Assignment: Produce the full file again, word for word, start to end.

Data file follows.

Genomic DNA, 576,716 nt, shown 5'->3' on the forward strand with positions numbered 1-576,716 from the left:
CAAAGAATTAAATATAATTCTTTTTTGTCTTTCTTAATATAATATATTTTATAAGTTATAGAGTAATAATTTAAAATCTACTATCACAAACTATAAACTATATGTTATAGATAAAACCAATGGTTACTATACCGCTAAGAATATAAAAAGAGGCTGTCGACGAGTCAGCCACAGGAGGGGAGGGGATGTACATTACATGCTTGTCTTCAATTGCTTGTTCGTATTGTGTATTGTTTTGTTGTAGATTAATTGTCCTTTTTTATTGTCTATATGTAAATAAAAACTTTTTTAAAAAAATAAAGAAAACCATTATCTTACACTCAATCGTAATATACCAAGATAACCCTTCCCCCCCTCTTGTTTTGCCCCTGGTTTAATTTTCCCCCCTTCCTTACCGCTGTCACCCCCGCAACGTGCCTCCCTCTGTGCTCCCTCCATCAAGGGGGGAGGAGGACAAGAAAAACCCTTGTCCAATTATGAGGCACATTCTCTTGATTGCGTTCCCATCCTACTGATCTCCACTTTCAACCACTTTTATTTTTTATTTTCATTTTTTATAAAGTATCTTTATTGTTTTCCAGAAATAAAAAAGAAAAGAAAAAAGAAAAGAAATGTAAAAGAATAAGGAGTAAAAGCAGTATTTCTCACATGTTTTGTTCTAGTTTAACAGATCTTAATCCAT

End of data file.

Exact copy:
Genomic DNA, 576,716 nt, shown 5'->3' on the forward strand with positions numbered 1-576,716 from the left:
CAAAGAATTAAATATAATTCTTTTTTGTCTTTCTTAATATAATATATTTTATAAGTTATAGAGTAATAATTTAAAATCTACTATCACAAACTATAAACTATATGTTATAGATAAAACCAATGGTTACTATACCGCTAAGAATATAAAAAGAGGCTGTCGACGAGTCAGCCACAGGAGGGGAGGGGATGTACATTACATGCTTGTCTTCAATTGCTTGTTCGTATTGTGTATTGTTTTGTTGTAGATTAATTGTCCTTTTTTATTGTCTATATGTAAATAAAAACTTTTTTAAAAAAATAAAGAAAACCATTATCTTACACTCAATCGTAATATACCAAGATAACCCTTCCCCCCCTCTTGTTTTGCCCCTGGTTTAATTTTCCCCCCTTCCTTACCGCTGTCACCCCCGCAACGTGCCTCCCTCTGTGCTCCCTCCATCAAGGGGGGAGGAGGACAAGAAAAACCCTTGTCCAATTATGAGGCACATTCTCTTGATTGCGTTCCCATCCTACTGATCTCCACTTTCAACCACTTTTATTTTTTATTTTCATTTTTTATAAAGTATCTTTATTGTTTTCCAGAAATAAAAAAGAAAAGAAAAAAGAAAAGAAATGTAAAAGAATAAGGAGTAAAAGCAGTATTTCTCACATGTTTTGTTCTAGTTTAACAGATCTTAATCCAT